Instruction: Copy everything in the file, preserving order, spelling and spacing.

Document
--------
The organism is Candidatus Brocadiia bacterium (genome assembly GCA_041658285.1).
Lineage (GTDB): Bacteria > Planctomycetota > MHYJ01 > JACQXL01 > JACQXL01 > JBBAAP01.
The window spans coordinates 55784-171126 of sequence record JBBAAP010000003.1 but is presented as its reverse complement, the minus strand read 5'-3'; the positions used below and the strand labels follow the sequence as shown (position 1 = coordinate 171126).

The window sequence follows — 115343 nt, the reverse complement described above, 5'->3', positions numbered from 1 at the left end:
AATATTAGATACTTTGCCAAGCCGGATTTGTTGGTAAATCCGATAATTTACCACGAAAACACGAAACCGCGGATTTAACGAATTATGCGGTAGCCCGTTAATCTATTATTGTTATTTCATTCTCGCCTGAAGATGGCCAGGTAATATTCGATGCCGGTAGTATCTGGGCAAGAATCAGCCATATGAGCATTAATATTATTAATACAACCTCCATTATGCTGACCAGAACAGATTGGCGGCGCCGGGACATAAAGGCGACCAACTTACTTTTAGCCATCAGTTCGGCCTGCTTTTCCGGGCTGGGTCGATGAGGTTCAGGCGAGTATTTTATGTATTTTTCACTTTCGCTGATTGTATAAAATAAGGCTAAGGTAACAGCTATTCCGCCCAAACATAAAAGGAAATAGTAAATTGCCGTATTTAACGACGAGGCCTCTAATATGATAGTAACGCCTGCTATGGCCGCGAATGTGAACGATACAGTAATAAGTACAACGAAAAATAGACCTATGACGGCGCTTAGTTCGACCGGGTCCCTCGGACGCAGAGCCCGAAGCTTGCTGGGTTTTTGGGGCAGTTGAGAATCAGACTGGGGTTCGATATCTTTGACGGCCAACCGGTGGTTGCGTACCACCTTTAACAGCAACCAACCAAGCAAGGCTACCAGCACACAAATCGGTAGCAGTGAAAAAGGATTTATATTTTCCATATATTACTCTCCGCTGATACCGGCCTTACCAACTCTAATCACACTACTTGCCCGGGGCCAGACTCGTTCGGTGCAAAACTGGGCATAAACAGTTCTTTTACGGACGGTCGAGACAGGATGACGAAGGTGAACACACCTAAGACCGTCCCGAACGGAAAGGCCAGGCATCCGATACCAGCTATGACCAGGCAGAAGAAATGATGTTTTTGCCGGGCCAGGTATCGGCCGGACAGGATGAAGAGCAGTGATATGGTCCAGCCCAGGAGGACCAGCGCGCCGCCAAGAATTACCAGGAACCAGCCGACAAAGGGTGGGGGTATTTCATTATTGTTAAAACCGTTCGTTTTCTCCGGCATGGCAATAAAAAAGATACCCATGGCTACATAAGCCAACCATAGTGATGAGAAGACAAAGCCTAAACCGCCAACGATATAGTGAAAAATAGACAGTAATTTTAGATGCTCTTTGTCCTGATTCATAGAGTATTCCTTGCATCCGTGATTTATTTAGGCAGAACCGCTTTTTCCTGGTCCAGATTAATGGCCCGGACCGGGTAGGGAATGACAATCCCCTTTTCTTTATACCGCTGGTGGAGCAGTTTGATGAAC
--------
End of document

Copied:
The organism is Candidatus Brocadiia bacterium (genome assembly GCA_041658285.1).
Lineage (GTDB): Bacteria > Planctomycetota > MHYJ01 > JACQXL01 > JACQXL01 > JBBAAP01.
The window spans coordinates 55784-171126 of sequence record JBBAAP010000003.1 but is presented as its reverse complement, the minus strand read 5'-3'; the positions used below and the strand labels follow the sequence as shown (position 1 = coordinate 171126).

The window sequence follows — 115343 nt, the reverse complement described above, 5'->3', positions numbered from 1 at the left end:
AATATTAGATACTTTGCCAAGCCGGATTTGTTGGTAAATCCGATAATTTACCACGAAAACACGAAACCGCGGATTTAACGAATTATGCGGTAGCCCGTTAATCTATTATTGTTATTTCATTCTCGCCTGAAGATGGCCAGGTAATATTCGATGCCGGTAGTATCTGGGCAAGAATCAGCCATATGAGCATTAATATTATTAATACAACCTCCATTATGCTGACCAGAACAGATTGGCGGCGCCGGGACATAAAGGCGACCAACTTACTTTTAGCCATCAGTTCGGCCTGCTTTTCCGGGCTGGGTCGATGAGGTTCAGGCGAGTATTTTATGTATTTTTCACTTTCGCTGATTGTATAAAATAAGGCTAAGGTAACAGCTATTCCGCCCAAACATAAAAGGAAATAGTAAATTGCCGTATTTAACGACGAGGCCTCTAATATGATAGTAACGCCTGCTATGGCCGCGAATGTGAACGATACAGTAATAAGTACAACGAAAAATAGACCTATGACGGCGCTTAGTTCGACCGGGTCCCTCGGACGCAGAGCCCGAAGCTTGCTGGGTTTTTGGGGCAGTTGAGAATCAGACTGGGGTTCGATATCTTTGACGGCCAACCGGTGGTTGCGTACCACCTTTAACAGCAACCAACCAAGCAAGGCTACCAGCACACAAATCGGTAGCAGTGAAAAAGGATTTATATTTTCCATATATTACTCTCCGCTGATACCGGCCTTACCAACTCTAATCACACTACTTGCCCGGGGCCAGACTCGTTCGGTGCAAAACTGGGCATAAACAGTTCTTTTACGGACGGTCGAGACAGGATGACGAAGGTGAACACACCTAAGACCGTCCCGAACGGAAAGGCCAGGCATCCGATACCAGCTATGACCAGGCAGAAGAAATGATGTTTTTGCCGGGCCAGGTATCGGCCGGACAGGATGAAGAGCAGTGATATGGTCCAGCCCAGGAGGACCAGCGCGCCGCCAAGAATTACCAGGAACCAGCCGACAAAGGGTGGGGGTATTTCATTATTGTTAAAACCGTTCGTTTTCTCCGGCATGGCAATAAAAAAGATACCCATGGCTACATAAGCCAACCATAGTGATGAGAAGACAAAGCCTAAACCGCCAACGATATAGTGAAAAATAGACAGTAATTTTAGATGCTCTTTGTCCTGATTCATAGAGTATTCCTTGCATCCGTGATTTATTTAGGCAGAACCGCTTTTTCCTGGTCCAGATTAATGGCCCGGACCGGGTAGGGAATGACAATCCCCTTTTCTTTATACCGCTGGTGGAGCAGTTTGATGAAC